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Felipe Massa

Massa reportedly begins legal battle over 2008 F1 championship. Why now?

Felipe Massa is allegedly seeking compensation for the financial implications and consequences of not winning the 2008 F1 World Drivers' Championship

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It has been reported that Felipe Massa has started legal proceedings with Formula 1 and the FIA over controversies surrounding the 2008 F1 drivers’ championship.

Massa F1 Crashgate 2008
Felipe Massa leading the inaugural Singapore Grand Prix, the race of the infamous Crashgate fiasco. (Image Credit: Darren Heath Photographer via Getty Images)

The Brazilian driver lost out on what would have been his only F1 title following the infamous ‘Crashgate’ Singapore Grand Prix. Despite winning the title decider at his home race, Massa lost the championship to Lewis Hamilton by a single point.

Reuters have reportedly seen a copy of a ‘Letter Before Claim’ that has been sent to Formula 1 chief Stefano Domenicali, who was Massa’s team principal at Ferrari at the time, as well as the Head of the FIA Mohammed Ben Sulayem.

What does Massa seek to gain?

However, the priority for Massa seems to be financial gain, rather than a change in the results, with the 11-time race winner looking to recoup his loss of earnings from the results. Therefore, Hamilton will retain his maiden F1 title.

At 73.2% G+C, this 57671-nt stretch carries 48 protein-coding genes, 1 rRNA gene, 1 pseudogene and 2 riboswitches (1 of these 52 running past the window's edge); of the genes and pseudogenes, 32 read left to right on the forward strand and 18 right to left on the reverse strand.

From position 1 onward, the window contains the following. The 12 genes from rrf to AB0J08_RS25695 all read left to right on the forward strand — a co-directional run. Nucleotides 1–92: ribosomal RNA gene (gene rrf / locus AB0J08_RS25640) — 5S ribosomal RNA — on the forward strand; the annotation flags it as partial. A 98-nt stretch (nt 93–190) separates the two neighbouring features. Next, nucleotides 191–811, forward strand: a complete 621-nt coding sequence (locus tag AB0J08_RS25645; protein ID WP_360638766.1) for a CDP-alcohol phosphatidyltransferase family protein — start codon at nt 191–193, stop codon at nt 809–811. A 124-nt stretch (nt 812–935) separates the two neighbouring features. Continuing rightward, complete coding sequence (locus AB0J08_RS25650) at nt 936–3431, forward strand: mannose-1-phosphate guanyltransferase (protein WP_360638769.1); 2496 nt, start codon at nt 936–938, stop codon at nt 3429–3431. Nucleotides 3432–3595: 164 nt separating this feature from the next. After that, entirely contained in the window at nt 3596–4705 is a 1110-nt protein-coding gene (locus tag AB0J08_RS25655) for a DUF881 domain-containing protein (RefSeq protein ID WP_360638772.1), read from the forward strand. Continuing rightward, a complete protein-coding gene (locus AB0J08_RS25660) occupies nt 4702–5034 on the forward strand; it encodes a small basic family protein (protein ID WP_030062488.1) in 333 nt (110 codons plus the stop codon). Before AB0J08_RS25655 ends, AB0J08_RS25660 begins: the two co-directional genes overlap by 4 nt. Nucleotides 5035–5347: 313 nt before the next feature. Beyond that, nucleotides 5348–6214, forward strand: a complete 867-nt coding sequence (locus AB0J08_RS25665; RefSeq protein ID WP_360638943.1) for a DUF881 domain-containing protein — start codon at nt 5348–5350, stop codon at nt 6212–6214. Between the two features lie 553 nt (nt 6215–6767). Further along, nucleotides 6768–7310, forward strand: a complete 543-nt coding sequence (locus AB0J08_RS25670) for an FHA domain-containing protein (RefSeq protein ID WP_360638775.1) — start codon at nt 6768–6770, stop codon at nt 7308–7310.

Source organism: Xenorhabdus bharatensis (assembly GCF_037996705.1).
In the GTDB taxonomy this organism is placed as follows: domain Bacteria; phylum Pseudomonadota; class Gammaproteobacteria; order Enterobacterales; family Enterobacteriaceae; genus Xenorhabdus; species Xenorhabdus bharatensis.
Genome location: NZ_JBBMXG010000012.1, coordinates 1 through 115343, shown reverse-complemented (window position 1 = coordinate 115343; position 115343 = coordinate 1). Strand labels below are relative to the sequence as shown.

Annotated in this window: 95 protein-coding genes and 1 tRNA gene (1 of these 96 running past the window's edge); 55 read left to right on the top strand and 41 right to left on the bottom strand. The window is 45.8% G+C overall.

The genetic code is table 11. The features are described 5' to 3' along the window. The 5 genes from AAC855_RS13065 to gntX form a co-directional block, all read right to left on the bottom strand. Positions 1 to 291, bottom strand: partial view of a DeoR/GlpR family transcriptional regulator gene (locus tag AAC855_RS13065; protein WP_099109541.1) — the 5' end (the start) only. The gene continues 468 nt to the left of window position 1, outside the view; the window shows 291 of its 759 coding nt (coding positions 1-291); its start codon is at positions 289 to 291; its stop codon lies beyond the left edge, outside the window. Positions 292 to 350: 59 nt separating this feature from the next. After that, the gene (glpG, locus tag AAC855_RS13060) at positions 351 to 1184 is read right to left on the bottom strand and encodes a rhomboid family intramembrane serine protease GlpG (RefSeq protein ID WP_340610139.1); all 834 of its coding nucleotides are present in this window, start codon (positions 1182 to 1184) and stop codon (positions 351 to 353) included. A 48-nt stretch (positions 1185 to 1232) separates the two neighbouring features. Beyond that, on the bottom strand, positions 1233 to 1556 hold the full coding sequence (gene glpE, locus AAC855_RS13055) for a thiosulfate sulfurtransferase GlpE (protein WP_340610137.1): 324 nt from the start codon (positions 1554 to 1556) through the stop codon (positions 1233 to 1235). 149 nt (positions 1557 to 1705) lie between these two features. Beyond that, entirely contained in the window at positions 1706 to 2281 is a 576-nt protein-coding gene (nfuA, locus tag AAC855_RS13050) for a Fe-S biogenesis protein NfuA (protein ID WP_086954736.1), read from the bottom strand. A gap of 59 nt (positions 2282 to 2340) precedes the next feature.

It is likely Massa would have made more money from his Ferrari contract had he been crowned world champion, with additional sponsorship opportunities also heading the way of the winner.

Reuters quotes the letter as saying: “Simply put, Mr. Massa is the rightful 2008 drivers’ champion, and F1 and FIA deliberately ignored the misconduct that cheated him out of that title.

“Mr. Massa is unable to fully quantify his losses at this stage but estimates that they are likely to exceed tens of millions of Euros.

“This amount does not cover the serious moral and reputational losses suffered by Mr. Massa.”

It goes on to explain that Massa will “commence legal proceedings in the English courts without further notice to you” unless the Brazilian gets a response [from F1 and the FIA] he is happy with within the next two weeks.

What actually happened in Singapore?

Massa was leading the race in Singapore before Nelson Piquet Jr. purposely crashed his Renault, under instruction from his team bosses.

The crash caused a safety car period, something that played into the hands of Fernando Alonso, in the other Renault, whose pit strategy aligned perfectly with the safety car, thus setting up the Spaniard for victory.

Massa F1 Crashgate 2008
Nelson Piquet Jr. makes contact with the wall on purpose, as directed by his team bosses at Renault. (Image Credit: @TheFormulaF1 on Twitter) 

Meanwhile, Ferrari made a critical mistake during Massa’s pit stop under the Piquet Jr.-induced safety car, releasing him with the fuel hose still attached to his car. The subsequent penalty for an unsafe release dropped him to 13th place – outside of the points.

When the scandal was initially uncovered, Renault were given a suspended disqualification (for two years) from Formula 1, whilst team bosses Flavio Briatore and Pat Symonds were handed bans from involvement in motorsport.